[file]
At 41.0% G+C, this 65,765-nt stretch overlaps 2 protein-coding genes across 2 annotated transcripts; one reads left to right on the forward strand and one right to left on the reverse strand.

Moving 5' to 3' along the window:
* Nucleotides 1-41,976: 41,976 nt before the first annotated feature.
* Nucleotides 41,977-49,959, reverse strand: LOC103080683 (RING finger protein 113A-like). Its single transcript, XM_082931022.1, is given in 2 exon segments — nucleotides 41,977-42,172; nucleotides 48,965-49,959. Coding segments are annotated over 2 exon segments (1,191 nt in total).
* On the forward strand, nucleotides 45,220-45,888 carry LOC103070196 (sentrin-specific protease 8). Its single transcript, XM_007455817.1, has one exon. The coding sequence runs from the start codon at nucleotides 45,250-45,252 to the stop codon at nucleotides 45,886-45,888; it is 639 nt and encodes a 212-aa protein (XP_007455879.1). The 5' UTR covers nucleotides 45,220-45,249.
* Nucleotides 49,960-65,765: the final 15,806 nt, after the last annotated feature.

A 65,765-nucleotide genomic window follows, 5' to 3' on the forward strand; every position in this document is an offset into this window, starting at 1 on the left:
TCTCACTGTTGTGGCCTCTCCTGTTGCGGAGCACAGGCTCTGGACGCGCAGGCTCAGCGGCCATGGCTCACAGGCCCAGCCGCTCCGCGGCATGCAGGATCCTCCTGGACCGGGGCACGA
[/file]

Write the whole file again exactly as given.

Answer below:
At 41.0% G+C, this 65,765-nt stretch overlaps 2 protein-coding genes across 2 annotated transcripts; one reads left to right on the forward strand and one right to left on the reverse strand.

Moving 5' to 3' along the window:
* Nucleotides 1-41,976: 41,976 nt before the first annotated feature.
* Nucleotides 41,977-49,959, reverse strand: LOC103080683 (RING finger protein 113A-like). Its single transcript, XM_082931022.1, is given in 2 exon segments — nucleotides 41,977-42,172; nucleotides 48,965-49,959. Coding segments are annotated over 2 exon segments (1,191 nt in total).
* On the forward strand, nucleotides 45,220-45,888 carry LOC103070196 (sentrin-specific protease 8). Its single transcript, XM_007455817.1, has one exon. The coding sequence runs from the start codon at nucleotides 45,250-45,252 to the stop codon at nucleotides 45,886-45,888; it is 639 nt and encodes a 212-aa protein (XP_007455879.1). The 5' UTR covers nucleotides 45,220-45,249.
* Nucleotides 49,960-65,765: the final 15,806 nt, after the last annotated feature.

A 65,765-nucleotide genomic window follows, 5' to 3' on the forward strand; every position in this document is an offset into this window, starting at 1 on the left:
TCTCACTGTTGTGGCCTCTCCTGTTGCGGAGCACAGGCTCTGGACGCGCAGGCTCAGCGGCCATGGCTCACAGGCCCAGCCGCTCCGCGGCATGCAGGATCCTCCTGGACCGGGGCACGA